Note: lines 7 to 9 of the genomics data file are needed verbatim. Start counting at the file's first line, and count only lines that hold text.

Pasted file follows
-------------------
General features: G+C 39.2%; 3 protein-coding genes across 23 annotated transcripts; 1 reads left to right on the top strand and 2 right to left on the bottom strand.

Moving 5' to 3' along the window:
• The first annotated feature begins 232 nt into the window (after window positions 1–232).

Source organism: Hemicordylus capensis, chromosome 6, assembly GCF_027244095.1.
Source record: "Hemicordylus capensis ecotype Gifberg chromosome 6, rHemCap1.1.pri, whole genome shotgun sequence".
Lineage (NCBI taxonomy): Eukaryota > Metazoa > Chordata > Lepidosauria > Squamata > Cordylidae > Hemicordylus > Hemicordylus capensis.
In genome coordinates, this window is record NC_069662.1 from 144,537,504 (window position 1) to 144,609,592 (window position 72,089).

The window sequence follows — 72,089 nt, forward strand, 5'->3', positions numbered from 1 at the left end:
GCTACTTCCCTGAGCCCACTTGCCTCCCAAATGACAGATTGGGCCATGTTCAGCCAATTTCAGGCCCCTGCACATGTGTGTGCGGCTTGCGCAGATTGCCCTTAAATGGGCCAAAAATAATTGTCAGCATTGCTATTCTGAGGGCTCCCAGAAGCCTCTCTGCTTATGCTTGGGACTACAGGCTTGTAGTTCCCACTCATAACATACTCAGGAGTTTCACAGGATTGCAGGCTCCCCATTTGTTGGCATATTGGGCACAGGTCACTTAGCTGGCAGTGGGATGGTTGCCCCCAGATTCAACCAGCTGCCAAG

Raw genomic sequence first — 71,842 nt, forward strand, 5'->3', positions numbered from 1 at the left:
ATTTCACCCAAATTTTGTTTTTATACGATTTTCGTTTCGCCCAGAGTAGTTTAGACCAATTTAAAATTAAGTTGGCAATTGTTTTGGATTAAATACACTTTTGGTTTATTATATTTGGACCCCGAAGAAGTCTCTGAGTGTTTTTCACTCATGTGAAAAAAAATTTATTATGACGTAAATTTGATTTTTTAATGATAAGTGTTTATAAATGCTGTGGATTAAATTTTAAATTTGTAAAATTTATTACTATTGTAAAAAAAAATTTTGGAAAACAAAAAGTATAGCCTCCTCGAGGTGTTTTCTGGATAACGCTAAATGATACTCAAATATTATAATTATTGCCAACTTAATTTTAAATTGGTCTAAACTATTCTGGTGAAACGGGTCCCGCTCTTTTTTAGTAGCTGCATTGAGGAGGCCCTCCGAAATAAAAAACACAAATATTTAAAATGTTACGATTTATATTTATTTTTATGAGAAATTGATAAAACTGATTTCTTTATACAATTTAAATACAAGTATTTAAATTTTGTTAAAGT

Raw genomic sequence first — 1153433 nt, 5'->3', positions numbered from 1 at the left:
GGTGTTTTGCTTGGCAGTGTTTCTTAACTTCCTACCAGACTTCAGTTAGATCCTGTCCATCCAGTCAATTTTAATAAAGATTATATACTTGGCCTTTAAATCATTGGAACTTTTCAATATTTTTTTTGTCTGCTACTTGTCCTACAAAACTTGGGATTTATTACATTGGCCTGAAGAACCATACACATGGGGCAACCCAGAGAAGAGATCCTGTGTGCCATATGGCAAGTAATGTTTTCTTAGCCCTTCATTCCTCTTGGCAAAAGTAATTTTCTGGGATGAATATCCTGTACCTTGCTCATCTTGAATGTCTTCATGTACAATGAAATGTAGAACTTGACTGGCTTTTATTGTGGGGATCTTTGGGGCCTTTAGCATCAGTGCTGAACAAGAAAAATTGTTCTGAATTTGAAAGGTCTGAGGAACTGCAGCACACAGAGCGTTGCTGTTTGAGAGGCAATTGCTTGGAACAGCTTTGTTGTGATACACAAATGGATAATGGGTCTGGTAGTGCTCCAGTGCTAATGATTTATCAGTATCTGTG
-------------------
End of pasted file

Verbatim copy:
In genome coordinates, this window is record NC_069662.1 from 144,537,504 (window position 1) to 144,609,592 (window position 72,089).

The window sequence follows — 72,089 nt, forward strand, 5'->3', positions numbered from 1 at the left end:
GCTACTTCCCTGAGCCCACTTGCCTCCCAAATGACAGATTGGGCCATGTTCAGCCAATTTCAGGCCCCTGCACATGTGTGTGCGGCTTGCGCAGATTGCCCTTAAATGGGCCAAAAATAATTGTCAGCATTGCTATTCTGAGGGCTCCCAGAAGCCTCTCTGCTTATGCTTGGGACTACAGGCTTGTAGTTCCCACTCATAACATACTCAGGAGTTTCACAGGATTGCAGGCTCCCCATTTGTTGGCATATTGGGCACAGGTCACTTAGCTGGCAGTGGGATGGTTGCCCCCAGATTCAACCAGCTGCCAAG